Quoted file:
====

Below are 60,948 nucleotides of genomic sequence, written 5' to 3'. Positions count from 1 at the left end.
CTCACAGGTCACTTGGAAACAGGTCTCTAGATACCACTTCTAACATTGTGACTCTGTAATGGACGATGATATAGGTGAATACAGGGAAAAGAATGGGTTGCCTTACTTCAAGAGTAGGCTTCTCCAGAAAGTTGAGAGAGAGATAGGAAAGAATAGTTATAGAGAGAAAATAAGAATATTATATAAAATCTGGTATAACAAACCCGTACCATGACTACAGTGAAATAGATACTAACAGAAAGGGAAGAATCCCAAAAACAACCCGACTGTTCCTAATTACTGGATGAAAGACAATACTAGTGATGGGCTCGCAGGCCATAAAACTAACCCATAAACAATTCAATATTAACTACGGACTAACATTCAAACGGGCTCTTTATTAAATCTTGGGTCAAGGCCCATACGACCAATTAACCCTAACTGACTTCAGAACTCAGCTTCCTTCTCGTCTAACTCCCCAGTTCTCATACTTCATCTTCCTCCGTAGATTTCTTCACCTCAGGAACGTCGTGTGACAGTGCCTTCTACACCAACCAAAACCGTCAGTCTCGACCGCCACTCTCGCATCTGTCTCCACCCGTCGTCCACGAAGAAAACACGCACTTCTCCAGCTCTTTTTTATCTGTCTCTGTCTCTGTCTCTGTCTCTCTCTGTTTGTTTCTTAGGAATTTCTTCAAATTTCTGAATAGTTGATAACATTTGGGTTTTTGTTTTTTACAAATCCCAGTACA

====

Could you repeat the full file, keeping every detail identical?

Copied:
Below are 60,948 nucleotides of genomic sequence, written 5' to 3'. Positions count from 1 at the left end.
CTCACAGGTCACTTGGAAACAGGTCTCTAGATACCACTTCTAACATTGTGACTCTGTAATGGACGATGATATAGGTGAATACAGGGAAAAGAATGGGTTGCCTTACTTCAAGAGTAGGCTTCTCCAGAAAGTTGAGAGAGAGATAGGAAAGAATAGTTATAGAGAGAAAATAAGAATATTATATAAAATCTGGTATAACAAACCCGTACCATGACTACAGTGAAATAGATACTAACAGAAAGGGAAGAATCCCAAAAACAACCCGACTGTTCCTAATTACTGGATGAAAGACAATACTAGTGATGGGCTCGCAGGCCATAAAACTAACCCATAAACAATTCAATATTAACTACGGACTAACATTCAAACGGGCTCTTTATTAAATCTTGGGTCAAGGCCCATACGACCAATTAACCCTAACTGACTTCAGAACTCAGCTTCCTTCTCGTCTAACTCCCCAGTTCTCATACTTCATCTTCCTCCGTAGATTTCTTCACCTCAGGAACGTCGTGTGACAGTGCCTTCTACACCAACCAAAACCGTCAGTCTCGACCGCCACTCTCGCATCTGTCTCCACCCGTCGTCCACGAAGAAAACACGCACTTCTCCAGCTCTTTTTTATCTGTCTCTGTCTCTGTCTCTGTCTCTCTCTGTTTGTTTCTTAGGAATTTCTTCAAATTTCTGAATAGTTGATAACATTTGGGTTTTTGTTTTTTACAAATCCCAGTACA